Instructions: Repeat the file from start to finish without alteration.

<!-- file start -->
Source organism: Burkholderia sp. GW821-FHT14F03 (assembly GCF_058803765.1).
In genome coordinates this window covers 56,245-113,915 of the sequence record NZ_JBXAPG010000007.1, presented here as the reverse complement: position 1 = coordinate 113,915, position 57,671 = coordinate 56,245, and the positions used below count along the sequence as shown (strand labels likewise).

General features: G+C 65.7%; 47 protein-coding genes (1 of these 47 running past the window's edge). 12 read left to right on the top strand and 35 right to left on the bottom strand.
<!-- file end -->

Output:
Source organism: Burkholderia sp. GW821-FHT14F03 (assembly GCF_058803765.1).
In genome coordinates this window covers 56,245-113,915 of the sequence record NZ_JBXAPG010000007.1, presented here as the reverse complement: position 1 = coordinate 113,915, position 57,671 = coordinate 56,245, and the positions used below count along the sequence as shown (strand labels likewise).

General features: G+C 65.7%; 47 protein-coding genes (1 of these 47 running past the window's edge). 12 read left to right on the top strand and 35 right to left on the bottom strand.